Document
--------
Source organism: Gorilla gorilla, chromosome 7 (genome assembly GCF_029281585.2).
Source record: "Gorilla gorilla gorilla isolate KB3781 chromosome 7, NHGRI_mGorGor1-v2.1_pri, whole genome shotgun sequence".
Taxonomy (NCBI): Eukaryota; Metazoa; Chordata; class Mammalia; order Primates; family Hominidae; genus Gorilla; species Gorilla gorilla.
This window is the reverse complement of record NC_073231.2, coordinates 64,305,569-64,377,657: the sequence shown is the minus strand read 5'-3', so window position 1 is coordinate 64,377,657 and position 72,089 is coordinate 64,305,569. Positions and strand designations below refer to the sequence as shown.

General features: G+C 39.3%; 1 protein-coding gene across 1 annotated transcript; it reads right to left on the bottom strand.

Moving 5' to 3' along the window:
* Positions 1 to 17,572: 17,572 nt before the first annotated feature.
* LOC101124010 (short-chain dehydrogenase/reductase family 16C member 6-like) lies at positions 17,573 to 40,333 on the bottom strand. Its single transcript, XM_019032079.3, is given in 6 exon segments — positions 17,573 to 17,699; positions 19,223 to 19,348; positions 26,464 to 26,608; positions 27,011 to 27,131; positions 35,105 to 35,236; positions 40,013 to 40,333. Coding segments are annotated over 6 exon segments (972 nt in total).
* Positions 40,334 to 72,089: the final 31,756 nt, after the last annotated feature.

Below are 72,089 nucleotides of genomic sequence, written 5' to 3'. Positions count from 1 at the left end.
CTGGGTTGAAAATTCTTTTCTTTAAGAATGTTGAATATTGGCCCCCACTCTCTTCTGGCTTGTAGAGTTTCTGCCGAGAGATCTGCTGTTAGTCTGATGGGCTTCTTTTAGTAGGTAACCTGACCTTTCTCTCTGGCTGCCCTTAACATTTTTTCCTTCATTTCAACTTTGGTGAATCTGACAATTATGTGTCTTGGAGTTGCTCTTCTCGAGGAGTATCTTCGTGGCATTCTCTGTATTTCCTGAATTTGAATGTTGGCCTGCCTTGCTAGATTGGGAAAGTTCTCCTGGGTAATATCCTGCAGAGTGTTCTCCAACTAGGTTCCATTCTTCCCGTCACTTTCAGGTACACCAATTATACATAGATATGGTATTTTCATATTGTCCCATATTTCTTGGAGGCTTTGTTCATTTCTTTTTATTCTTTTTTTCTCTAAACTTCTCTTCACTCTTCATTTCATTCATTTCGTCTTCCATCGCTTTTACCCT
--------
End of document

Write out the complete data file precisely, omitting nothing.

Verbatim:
Source organism: Gorilla gorilla, chromosome 7 (genome assembly GCF_029281585.2).
Source record: "Gorilla gorilla gorilla isolate KB3781 chromosome 7, NHGRI_mGorGor1-v2.1_pri, whole genome shotgun sequence".
Taxonomy (NCBI): Eukaryota; Metazoa; Chordata; class Mammalia; order Primates; family Hominidae; genus Gorilla; species Gorilla gorilla.
This window is the reverse complement of record NC_073231.2, coordinates 64,305,569-64,377,657: the sequence shown is the minus strand read 5'-3', so window position 1 is coordinate 64,377,657 and position 72,089 is coordinate 64,305,569. Positions and strand designations below refer to the sequence as shown.

General features: G+C 39.3%; 1 protein-coding gene across 1 annotated transcript; it reads right to left on the bottom strand.

Moving 5' to 3' along the window:
* Positions 1 to 17,572: 17,572 nt before the first annotated feature.
* LOC101124010 (short-chain dehydrogenase/reductase family 16C member 6-like) lies at positions 17,573 to 40,333 on the bottom strand. Its single transcript, XM_019032079.3, is given in 6 exon segments — positions 17,573 to 17,699; positions 19,223 to 19,348; positions 26,464 to 26,608; positions 27,011 to 27,131; positions 35,105 to 35,236; positions 40,013 to 40,333. Coding segments are annotated over 6 exon segments (972 nt in total).
* Positions 40,334 to 72,089: the final 31,756 nt, after the last annotated feature.

Below are 72,089 nucleotides of genomic sequence, written 5' to 3'. Positions count from 1 at the left end.
CTGGGTTGAAAATTCTTTTCTTTAAGAATGTTGAATATTGGCCCCCACTCTCTTCTGGCTTGTAGAGTTTCTGCCGAGAGATCTGCTGTTAGTCTGATGGGCTTCTTTTAGTAGGTAACCTGACCTTTCTCTCTGGCTGCCCTTAACATTTTTTCCTTCATTTCAACTTTGGTGAATCTGACAATTATGTGTCTTGGAGTTGCTCTTCTCGAGGAGTATCTTCGTGGCATTCTCTGTATTTCCTGAATTTGAATGTTGGCCTGCCTTGCTAGATTGGGAAAGTTCTCCTGGGTAATATCCTGCAGAGTGTTCTCCAACTAGGTTCCATTCTTCCCGTCACTTTCAGGTACACCAATTATACATAGATATGGTATTTTCATATTGTCCCATATTTCTTGGAGGCTTTGTTCATTTCTTTTTATTCTTTTTTTCTCTAAACTTCTCTTCACTCTTCATTTCATTCATTTCGTCTTCCATCGCTTTTACCCT